This Sept. my wife will turn 70-1/2 triggering mandatory IRA withdrawals. Could we arrange the RMD 70-1/2 obligation to transfer from the IRA to an immediate annuity purchase?

  21. Hersh Stern (
    2015-05-08 13:34:13

    Hi Walter--

    You can put the money you take from your IRA into any after-tax account. So, yes, you can buy a so-called non-qualified (or, after-tax) immediate annuity with the RMD money you withdraw from your IRA.

    However, you can't transfer the amount you are withdrawing from your IRA to satisfy RMDs and transfer it right back into another IRA. Once you remove money from an IRA to satisfy RMDs that money loses its IRA status!


  22. Donald
    2015-06-05 07:45:06

    If I fund an immediate annuity with money from a non-qualified deferred annuity (by using a 1035 Exchange) then it seems I won't have any RMD'S for those when I'm 70.5 or later?

  23. Hersh Stern (
    2015-06-05 07:52:23

    Hi Donald-

    Yes, you are right. RMDs only apply to pre-tax accounts, monies designated as "qualified," for example, a traditional IRA, 401k, or 403b. There are no RMDs needed from a Roth IRA or a non-qualified annuity.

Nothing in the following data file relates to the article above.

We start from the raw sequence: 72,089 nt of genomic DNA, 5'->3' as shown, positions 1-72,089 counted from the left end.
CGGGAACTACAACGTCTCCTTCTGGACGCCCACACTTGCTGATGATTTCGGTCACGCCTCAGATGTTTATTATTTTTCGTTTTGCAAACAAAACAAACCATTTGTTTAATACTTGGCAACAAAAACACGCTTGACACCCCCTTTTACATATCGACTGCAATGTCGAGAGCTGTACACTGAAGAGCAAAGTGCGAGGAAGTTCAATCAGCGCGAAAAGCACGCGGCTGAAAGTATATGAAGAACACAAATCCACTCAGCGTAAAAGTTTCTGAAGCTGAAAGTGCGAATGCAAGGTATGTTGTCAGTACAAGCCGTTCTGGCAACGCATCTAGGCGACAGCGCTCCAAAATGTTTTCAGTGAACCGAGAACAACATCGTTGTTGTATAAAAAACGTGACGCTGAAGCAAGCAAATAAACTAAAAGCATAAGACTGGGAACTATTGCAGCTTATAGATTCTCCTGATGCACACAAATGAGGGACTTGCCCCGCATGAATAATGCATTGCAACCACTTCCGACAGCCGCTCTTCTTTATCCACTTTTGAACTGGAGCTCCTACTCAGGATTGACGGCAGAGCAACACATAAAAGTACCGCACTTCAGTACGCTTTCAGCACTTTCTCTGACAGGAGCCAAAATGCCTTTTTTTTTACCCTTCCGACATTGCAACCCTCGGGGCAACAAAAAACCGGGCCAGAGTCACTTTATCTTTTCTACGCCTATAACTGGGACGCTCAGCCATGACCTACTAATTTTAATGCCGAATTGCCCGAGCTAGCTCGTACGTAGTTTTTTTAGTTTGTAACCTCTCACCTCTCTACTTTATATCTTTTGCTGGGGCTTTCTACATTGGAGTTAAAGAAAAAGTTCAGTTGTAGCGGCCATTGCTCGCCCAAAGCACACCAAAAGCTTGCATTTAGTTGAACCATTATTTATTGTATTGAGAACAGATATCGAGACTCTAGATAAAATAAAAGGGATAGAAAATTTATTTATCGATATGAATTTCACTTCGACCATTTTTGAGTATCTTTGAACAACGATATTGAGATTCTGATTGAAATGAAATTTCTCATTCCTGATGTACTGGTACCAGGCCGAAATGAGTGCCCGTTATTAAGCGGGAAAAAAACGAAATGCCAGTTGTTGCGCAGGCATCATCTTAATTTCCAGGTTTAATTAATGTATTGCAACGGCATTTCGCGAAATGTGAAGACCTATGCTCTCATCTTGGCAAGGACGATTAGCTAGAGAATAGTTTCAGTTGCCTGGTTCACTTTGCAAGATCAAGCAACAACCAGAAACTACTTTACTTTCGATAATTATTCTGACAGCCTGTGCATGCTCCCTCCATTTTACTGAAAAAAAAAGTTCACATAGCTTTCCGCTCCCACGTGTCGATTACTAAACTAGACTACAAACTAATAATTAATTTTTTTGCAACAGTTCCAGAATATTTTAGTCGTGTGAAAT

Even if your deferred annuity would have been funded with IRA or qualified money, if you transfer it to a single life or joint life immediate annuity there would be no RMDs required because (as I wrote in the above article) lifetime immediate annuities are considered by the IRS to "automatically" satisfy RMDs.

    You can read more about 1035 exchanges here:

    and IRA and 401k rollovers here:


  24. Matthew
    2015-06-25 14:54:06

    I've been looking at your SMA page the past few weeks and there's one listed which begins making payments when I'm 80 years old. Can I buy this SMA with IRA money and do I need to cover RMDs if the annuity has not started to give me income?

  25. Hersh Stern (
    2015-06-25 14:56:28

    Hi Matthew-

    You can buy an SMA with IRA money as long as you establish a "self-directed IRA." When you purchase an SMA with IRA funds, the income from your SMA is paid back into the IRA account and continues to be tax-deferred. You only owe taxes when you withdraw money from your self-directed IRA.